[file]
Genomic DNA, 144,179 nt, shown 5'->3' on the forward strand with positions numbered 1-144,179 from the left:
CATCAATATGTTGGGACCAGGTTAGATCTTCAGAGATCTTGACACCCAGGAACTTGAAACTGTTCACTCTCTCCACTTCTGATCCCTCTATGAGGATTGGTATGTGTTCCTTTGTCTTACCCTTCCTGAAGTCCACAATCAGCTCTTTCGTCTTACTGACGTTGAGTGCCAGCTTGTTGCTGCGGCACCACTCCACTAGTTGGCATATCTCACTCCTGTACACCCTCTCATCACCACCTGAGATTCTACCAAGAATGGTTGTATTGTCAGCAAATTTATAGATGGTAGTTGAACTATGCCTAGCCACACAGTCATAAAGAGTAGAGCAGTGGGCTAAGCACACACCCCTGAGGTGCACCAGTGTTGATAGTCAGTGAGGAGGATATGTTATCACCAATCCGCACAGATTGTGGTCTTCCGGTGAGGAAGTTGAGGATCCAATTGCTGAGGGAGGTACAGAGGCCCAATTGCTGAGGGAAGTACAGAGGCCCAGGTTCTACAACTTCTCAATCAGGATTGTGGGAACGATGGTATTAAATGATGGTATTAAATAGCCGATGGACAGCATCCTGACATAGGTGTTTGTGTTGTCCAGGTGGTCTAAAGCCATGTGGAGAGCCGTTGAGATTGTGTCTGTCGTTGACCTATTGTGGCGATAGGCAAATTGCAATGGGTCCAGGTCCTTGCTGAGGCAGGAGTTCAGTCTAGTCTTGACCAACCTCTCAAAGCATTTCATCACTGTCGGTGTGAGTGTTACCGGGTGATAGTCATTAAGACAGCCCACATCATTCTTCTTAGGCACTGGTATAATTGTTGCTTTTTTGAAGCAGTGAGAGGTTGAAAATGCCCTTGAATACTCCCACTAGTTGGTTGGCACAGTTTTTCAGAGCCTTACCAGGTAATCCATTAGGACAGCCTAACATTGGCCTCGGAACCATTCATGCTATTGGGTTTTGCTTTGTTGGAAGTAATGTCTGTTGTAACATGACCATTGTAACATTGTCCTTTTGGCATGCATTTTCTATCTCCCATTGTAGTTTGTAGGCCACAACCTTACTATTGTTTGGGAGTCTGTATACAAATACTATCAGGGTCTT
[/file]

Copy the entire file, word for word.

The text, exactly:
Genomic DNA, 144,179 nt, shown 5'->3' on the forward strand with positions numbered 1-144,179 from the left:
CATCAATATGTTGGGACCAGGTTAGATCTTCAGAGATCTTGACACCCAGGAACTTGAAACTGTTCACTCTCTCCACTTCTGATCCCTCTATGAGGATTGGTATGTGTTCCTTTGTCTTACCCTTCCTGAAGTCCACAATCAGCTCTTTCGTCTTACTGACGTTGAGTGCCAGCTTGTTGCTGCGGCACCACTCCACTAGTTGGCATATCTCACTCCTGTACACCCTCTCATCACCACCTGAGATTCTACCAAGAATGGTTGTATTGTCAGCAAATTTATAGATGGTAGTTGAACTATGCCTAGCCACACAGTCATAAAGAGTAGAGCAGTGGGCTAAGCACACACCCCTGAGGTGCACCAGTGTTGATAGTCAGTGAGGAGGATATGTTATCACCAATCCGCACAGATTGTGGTCTTCCGGTGAGGAAGTTGAGGATCCAATTGCTGAGGGAGGTACAGAGGCCCAATTGCTGAGGGAAGTACAGAGGCCCAGGTTCTACAACTTCTCAATCAGGATTGTGGGAACGATGGTATTAAATGATGGTATTAAATAGCCGATGGACAGCATCCTGACATAGGTGTTTGTGTTGTCCAGGTGGTCTAAAGCCATGTGGAGAGCCGTTGAGATTGTGTCTGTCGTTGACCTATTGTGGCGATAGGCAAATTGCAATGGGTCCAGGTCCTTGCTGAGGCAGGAGTTCAGTCTAGTCTTGACCAACCTCTCAAAGCATTTCATCACTGTCGGTGTGAGTGTTACCGGGTGATAGTCATTAAGACAGCCCACATCATTCTTCTTAGGCACTGGTATAATTGTTGCTTTTTTGAAGCAGTGAGAGGTTGAAAATGCCCTTGAATACTCCCACTAGTTGGTTGGCACAGTTTTTCAGAGCCTTACCAGGTAATCCATTAGGACAGCCTAACATTGGCCTCGGAACCATTCATGCTATTGGGTTTTGCTTTGTTGGAAGTAATGTCTGTTGTAACATGACCATTGTAACATTGTCCTTTTGGCATGCATTTTCTATCTCCCATTGTAGTTTGTAGGCCACAACCTTACTATTGTTTGGGAGTCTGTATACAAATACTATCAGGGTCTT